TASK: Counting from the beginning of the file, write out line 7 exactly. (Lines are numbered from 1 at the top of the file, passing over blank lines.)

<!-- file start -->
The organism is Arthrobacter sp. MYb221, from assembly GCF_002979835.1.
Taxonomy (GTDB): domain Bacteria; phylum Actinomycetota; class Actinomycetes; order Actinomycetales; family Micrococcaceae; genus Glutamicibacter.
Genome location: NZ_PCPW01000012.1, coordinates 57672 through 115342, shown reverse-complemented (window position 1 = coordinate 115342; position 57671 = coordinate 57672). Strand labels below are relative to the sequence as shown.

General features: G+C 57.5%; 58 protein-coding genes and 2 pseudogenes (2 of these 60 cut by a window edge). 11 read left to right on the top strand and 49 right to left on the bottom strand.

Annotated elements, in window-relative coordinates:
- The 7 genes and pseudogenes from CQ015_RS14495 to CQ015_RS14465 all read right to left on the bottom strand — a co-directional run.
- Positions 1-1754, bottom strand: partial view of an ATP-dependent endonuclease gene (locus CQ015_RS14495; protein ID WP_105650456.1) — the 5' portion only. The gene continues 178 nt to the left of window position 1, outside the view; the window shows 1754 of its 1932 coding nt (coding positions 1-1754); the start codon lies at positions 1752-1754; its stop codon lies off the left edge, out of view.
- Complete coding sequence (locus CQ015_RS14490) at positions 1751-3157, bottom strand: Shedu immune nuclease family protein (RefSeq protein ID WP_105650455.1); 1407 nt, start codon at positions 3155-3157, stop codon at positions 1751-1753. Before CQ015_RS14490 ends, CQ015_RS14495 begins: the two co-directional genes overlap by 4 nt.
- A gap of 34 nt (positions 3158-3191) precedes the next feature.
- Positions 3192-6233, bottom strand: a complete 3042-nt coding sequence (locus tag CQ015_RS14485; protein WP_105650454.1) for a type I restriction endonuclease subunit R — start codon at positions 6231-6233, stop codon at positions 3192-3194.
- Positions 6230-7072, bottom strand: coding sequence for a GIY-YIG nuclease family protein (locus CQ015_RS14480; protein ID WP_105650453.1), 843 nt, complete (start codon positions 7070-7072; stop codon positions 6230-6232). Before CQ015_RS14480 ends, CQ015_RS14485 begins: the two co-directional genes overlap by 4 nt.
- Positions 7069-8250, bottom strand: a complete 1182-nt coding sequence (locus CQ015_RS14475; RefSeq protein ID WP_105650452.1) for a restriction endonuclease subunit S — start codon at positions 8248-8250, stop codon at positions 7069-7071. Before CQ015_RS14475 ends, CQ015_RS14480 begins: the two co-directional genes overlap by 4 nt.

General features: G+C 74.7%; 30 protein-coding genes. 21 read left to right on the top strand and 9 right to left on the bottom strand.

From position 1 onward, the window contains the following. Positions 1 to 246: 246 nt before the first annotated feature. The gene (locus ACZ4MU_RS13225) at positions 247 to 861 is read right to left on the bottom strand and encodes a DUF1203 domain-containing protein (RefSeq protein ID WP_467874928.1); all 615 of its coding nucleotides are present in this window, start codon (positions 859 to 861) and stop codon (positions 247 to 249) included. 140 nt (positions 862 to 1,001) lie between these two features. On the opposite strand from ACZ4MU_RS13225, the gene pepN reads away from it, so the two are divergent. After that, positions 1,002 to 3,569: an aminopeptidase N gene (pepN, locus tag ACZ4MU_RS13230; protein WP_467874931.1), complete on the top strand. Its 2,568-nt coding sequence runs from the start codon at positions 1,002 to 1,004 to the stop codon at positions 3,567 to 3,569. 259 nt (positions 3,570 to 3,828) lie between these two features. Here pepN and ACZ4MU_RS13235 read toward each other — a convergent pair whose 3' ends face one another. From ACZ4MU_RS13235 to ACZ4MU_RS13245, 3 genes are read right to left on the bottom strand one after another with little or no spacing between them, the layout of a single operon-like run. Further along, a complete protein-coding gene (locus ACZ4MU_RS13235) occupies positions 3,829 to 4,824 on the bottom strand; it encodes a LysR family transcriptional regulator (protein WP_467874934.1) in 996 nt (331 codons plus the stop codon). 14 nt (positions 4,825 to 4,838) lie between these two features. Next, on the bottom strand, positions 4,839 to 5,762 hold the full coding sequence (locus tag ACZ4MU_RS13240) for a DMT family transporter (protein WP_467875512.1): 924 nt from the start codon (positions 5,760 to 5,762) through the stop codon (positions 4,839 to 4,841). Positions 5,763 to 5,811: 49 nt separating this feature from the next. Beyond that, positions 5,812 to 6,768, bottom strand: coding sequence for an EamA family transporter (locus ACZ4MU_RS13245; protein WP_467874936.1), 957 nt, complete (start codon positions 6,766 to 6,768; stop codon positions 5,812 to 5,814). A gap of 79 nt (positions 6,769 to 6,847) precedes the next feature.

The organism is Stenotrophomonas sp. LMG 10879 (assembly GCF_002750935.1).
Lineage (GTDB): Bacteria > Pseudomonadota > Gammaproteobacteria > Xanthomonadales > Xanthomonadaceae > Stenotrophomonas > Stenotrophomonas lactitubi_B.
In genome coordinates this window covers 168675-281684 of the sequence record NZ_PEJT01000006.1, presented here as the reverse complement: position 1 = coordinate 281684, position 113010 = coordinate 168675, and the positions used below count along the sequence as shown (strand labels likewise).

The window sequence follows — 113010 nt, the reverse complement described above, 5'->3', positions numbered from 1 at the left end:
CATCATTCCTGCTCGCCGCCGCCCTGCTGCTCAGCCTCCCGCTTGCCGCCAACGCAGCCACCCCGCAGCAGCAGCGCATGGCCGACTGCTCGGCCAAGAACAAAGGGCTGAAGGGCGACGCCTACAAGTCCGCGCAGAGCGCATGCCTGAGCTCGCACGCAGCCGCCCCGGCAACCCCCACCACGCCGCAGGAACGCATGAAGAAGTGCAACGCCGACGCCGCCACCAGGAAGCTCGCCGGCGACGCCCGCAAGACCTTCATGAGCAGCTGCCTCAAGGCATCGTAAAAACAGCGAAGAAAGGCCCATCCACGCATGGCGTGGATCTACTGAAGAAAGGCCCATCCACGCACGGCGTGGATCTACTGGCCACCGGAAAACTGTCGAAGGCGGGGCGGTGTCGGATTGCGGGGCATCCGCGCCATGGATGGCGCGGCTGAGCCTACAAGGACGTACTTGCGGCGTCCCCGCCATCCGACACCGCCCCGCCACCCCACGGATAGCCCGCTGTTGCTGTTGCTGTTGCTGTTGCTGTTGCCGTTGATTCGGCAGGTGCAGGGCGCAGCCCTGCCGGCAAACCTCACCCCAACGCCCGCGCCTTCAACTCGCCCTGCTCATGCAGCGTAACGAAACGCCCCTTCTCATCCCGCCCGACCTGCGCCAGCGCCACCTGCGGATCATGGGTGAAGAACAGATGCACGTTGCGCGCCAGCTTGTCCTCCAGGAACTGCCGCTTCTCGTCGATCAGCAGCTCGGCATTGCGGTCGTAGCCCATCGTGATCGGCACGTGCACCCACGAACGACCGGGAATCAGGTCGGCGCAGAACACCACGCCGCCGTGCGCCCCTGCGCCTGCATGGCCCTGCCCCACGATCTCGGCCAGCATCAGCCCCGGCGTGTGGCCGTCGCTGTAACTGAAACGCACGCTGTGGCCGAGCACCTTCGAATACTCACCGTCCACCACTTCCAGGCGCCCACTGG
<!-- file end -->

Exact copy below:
- Positions 1-1754, bottom strand: partial view of an ATP-dependent endonuclease gene (locus CQ015_RS14495; protein ID WP_105650456.1) — the 5' portion only. The gene continues 178 nt to the left of window position 1, outside the view; the window shows 1754 of its 1932 coding nt (coding positions 1-1754); the start codon lies at positions 1752-1754; its stop codon lies off the left edge, out of view.